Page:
Clay's banners fly high over Vancouver library

July 07, 2005, vol. 33, no. 6
By Carol Thorbes



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Books, knowledge and ideas are flying high at the Vancouver Public Library these days.
Three colourful, billboard-sized banners, displaying books tumbling through puffy clouds are the work of Allyson Clay.

A professor in the visual arts program at Simon Fraser University's school for the contemporary arts, Clay created the banners for the Aperture project, a new phase of the library's public art plan.

The banners, entitled Overture by Allyson Clay, are the inaugural exhibition in the Aperture project, a visually striking program integrated into the architecture of the Library Square promenade.

A rotating display of various artists' large-scale, photograph-based printed artworks will hang within three of the 13 large rectangular apertures on the third and fourth levels of the library's promenade.

Overture was considered the perfect piece to launch the Aperture project and mark the library's 10-year anniversary,” says Barbara Cole, a public art consultant and artist, contracted to oversee the library project.

“Allyson's photographs of books hovering in mid-air with the sky and clouds as a backdrop insert themselves into the promenade's commanding architectural space. The photographs speak to me of how once entered, a book's magical contents are unleashed.”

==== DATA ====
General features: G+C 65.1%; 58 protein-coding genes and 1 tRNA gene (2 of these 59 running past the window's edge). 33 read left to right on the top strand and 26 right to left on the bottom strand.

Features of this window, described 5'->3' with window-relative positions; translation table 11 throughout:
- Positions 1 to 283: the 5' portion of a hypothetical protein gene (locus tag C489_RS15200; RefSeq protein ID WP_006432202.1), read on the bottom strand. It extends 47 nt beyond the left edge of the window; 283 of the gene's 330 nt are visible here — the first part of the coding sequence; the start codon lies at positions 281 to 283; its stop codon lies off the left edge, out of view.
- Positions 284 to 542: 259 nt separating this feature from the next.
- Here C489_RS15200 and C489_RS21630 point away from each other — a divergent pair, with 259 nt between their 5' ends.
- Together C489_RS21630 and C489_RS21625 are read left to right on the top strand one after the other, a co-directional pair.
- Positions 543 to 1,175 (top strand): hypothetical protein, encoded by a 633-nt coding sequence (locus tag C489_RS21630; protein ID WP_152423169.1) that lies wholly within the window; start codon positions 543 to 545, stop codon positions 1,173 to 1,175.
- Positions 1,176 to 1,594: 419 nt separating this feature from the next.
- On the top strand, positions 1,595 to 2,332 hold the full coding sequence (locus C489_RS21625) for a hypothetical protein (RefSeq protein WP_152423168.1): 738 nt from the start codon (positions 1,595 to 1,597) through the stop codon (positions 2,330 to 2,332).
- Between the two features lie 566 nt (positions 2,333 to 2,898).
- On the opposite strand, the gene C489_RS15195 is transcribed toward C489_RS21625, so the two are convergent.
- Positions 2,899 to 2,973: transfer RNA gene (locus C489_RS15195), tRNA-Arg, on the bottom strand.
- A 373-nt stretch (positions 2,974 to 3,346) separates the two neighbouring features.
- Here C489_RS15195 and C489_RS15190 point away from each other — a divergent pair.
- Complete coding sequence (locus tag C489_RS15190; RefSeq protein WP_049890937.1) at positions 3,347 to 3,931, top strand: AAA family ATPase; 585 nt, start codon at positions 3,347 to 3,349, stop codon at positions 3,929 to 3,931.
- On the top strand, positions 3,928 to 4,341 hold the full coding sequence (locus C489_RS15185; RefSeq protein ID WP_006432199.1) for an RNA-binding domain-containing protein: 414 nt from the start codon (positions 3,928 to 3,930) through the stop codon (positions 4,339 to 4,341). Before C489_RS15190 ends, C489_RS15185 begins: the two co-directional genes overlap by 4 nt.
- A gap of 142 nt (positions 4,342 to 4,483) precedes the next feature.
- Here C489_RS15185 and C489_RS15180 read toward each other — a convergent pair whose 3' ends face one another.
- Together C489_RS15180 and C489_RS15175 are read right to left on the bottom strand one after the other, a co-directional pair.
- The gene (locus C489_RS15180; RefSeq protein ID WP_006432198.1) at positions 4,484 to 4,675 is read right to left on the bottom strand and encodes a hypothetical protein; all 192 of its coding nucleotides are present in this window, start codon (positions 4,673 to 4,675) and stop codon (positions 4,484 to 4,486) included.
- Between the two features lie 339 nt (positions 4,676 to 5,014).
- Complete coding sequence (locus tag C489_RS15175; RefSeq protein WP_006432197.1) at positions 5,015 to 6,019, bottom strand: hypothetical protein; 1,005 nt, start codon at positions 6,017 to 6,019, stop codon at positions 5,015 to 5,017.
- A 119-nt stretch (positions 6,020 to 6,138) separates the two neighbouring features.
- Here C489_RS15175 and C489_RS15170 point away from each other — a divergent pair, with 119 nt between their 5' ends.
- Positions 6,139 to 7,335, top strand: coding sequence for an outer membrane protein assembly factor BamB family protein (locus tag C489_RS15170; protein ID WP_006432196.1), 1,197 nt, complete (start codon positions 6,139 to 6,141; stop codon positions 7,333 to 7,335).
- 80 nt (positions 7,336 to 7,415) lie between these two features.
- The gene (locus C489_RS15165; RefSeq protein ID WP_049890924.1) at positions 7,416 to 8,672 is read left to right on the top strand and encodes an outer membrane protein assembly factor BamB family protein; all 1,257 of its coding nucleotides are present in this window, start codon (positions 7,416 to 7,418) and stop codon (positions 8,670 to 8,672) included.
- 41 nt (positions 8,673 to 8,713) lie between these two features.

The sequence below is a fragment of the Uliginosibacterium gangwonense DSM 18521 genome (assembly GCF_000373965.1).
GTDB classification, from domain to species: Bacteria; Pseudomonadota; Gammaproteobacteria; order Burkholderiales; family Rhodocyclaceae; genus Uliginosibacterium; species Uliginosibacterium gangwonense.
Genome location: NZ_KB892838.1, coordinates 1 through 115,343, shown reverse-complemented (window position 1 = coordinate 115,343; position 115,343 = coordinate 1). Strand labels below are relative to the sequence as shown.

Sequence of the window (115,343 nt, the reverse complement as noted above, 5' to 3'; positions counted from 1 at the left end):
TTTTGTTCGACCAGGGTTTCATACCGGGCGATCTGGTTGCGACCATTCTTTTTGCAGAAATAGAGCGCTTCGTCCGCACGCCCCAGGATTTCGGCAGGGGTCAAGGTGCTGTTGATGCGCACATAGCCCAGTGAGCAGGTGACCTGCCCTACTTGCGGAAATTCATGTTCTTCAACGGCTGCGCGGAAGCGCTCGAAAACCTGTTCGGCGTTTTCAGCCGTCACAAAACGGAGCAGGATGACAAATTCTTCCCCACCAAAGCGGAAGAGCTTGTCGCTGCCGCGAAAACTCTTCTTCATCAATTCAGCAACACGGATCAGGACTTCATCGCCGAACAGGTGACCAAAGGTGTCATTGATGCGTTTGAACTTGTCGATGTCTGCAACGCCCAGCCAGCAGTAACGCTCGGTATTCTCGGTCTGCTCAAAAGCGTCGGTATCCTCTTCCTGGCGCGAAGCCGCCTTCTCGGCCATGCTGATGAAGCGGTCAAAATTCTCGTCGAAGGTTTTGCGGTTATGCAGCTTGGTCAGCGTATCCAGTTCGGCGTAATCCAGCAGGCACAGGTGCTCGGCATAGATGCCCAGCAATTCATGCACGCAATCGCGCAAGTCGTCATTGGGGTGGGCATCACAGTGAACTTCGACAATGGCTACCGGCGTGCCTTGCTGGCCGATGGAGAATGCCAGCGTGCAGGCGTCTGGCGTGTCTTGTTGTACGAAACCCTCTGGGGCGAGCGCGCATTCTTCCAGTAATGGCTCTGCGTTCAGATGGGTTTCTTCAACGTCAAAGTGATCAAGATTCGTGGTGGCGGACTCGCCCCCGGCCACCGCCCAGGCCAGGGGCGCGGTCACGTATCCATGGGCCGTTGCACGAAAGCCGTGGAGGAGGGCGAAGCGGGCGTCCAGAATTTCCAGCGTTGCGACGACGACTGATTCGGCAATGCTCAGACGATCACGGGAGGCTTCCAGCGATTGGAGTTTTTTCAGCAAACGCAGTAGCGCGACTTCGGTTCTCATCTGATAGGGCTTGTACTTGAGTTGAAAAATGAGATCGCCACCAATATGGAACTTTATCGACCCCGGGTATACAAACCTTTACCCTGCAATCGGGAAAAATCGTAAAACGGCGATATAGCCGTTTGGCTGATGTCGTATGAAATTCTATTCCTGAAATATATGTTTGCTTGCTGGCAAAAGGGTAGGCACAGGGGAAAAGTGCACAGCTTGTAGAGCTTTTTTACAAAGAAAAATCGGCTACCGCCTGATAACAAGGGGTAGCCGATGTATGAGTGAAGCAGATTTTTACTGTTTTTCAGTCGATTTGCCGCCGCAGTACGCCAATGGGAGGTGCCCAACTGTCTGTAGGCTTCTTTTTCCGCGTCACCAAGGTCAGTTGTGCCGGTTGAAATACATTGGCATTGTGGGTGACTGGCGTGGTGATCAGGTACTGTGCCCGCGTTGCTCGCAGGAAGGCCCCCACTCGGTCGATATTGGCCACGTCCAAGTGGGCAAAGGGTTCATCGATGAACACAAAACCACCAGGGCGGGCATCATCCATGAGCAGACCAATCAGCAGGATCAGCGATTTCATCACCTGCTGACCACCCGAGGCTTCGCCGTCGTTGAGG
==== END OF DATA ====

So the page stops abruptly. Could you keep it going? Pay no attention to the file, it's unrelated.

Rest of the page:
An internationally known painter and photographer, Clay is an avid reader, a prose and poetry writer, and a great lover of text, which she weaves frequently through her work.

The books on her banners are enlarged digital images of photographs she originally took for Heft, an exhibition that was shown at the Leo Kamen gallery in Toronto last year.

“I had my friend throw the books up in the air at a Vancouver park, while I shot the photos. I am interested in the play between the physicality of books and the ephemeral ideas that they can elicit.”

Clay's banners will be floating in the natural light flooding the library's promenade until late October.

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